Europe’s Open Borders Agreement Under Scrutiny Following French Terror Attack

The future of the Schengen zone, a borderless area stretching across much of mainland Europe, is in doubt following the gun attack on a train in France last Friday. Politicians from across northern Europe questioned whether the arrangement can be allowed to continue considering the increased terrorist threat brought about by large scale migration from the Middle East and North Africa.

On Friday, a Moroccan gunman armed with a Kalashnikov rifle, a pistol and a knife opened fire on passengers on a train en-route from Amsterdam to Paris. The gunman, who had been granted European residency by Spain but had been drifting around Europe, embarked in Brussels, Belgium without having to go through any security checks or show his passport.

The attack has prompted Charles Michel, Belgium’s prime minister, to call for urgent talks with France, Germany and the Netherlands on increasing security on cross-border trains, according to the Financial Times.

Germany’s interior minister Thomas de Maizière has gone one step further, saying he cannot rule out Germany suspending participation in Schengen. Although he supported the agreement, he reiterated that Schengen was “in danger.”

He added: “Of course Britain has a special role – it is not part of Schengen. But all EU countries must become more aware of their responsibilities.”

This morning, Ukip leader Nigel Farage told LBC that he agreed with de Maizière, saying: “I think the Schengen agreement is in danger. Just last week we saw the Swedish Democrats top the polls, we’ve seen Marine le Pen advancing strongly in France, she wants an end to Schengen, and I think Northern European politics is changing rapidly, and what the German minister is saying is a reflection of that.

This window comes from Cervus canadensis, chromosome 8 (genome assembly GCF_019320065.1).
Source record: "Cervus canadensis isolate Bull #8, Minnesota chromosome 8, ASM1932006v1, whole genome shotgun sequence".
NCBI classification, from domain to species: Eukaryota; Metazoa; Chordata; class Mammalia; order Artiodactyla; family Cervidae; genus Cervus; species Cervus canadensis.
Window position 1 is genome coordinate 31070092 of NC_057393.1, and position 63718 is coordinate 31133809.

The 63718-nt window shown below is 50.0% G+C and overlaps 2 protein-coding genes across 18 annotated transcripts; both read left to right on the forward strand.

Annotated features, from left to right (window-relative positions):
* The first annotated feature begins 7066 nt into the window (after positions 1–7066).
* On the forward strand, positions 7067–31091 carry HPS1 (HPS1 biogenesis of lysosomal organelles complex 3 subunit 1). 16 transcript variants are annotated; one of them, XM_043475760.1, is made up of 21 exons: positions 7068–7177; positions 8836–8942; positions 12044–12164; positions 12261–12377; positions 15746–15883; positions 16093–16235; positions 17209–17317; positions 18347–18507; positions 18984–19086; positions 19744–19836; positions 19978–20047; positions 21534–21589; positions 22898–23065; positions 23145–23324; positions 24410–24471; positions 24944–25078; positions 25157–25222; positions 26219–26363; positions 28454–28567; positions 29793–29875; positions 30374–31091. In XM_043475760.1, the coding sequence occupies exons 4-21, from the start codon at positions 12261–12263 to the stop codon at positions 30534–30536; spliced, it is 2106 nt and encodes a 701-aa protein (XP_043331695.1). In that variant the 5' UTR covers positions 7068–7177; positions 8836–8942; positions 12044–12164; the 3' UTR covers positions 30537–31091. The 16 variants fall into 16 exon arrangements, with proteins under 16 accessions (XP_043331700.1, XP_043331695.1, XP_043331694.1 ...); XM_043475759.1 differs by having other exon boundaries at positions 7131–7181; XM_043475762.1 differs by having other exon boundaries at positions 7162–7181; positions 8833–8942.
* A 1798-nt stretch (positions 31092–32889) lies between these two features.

“I think countries will demand the right to check who comes into their country. All it needs – and God forbid this happens – all it needs is one terrorist atrocity committed by somebody who is seen to have come across the Mediterranean on one of those boats and freely move through Europe and the whole thing will change very quickly indeed.”

And he agreed that, despite being outside the Schengen Zone, Britain still faced challenges to border control posed by free movement of people: “When a British officer at Dover takes a passport from an EU citizen and puts it into his computer we ourselves can’t do anything to stop people coming in from Europe even if we know they’ve got a criminal record, so we shouldn’t be too complacent here by saying ‘we’re outside the Schengen zone’. We are, but there’s nothing we can do to prevent free movement of people who’ve got an EU passport.”

He said that, when Schengen was first dreamed up it was a “lovely idea”, but that it had “completely outlived its usefulness,” adding: “Frankly, when ISIS say that they will use the migrant tide that is coming across the Mediterranean to flood Europe with their jihadists we had better believe them.”

Whatever the motivations of the migrants, the European Commission has already begun digging its heels in over Schengen, insisting that it is “non-negotiable”, and that they had no plans to change it.

But Stephen Woolfe MEP, Ukip’s migration spokesman told Breitbart London that, much like the Euro, real world events may undermine the Europhiles’ dreams.

“Last week the German Chancellor said that the great Mid-East, African migration to Europe was a more important issue than Greece and the fate of the Euro. She’s dead right,” he said.

“At the heart of a solution to this issue is for EU members to regain control of their own internal and external borders. Schengen was a dream too far even for Euro-federalists and the real politics of the ebbs and flows of people across the world and the corresponding security issues that go with it are starting to blow Schengen apart.

“The French are returning migrants to Italy, the Macedonians to Greece, the Hungarians are building a wall. Others are secretly planning to destroy the very concept of uncontrolled access between member nation states in order to prevent serious economic and social displacement. Europe’s leaders must now face the realities of life that UKIP have been talking about for many years”

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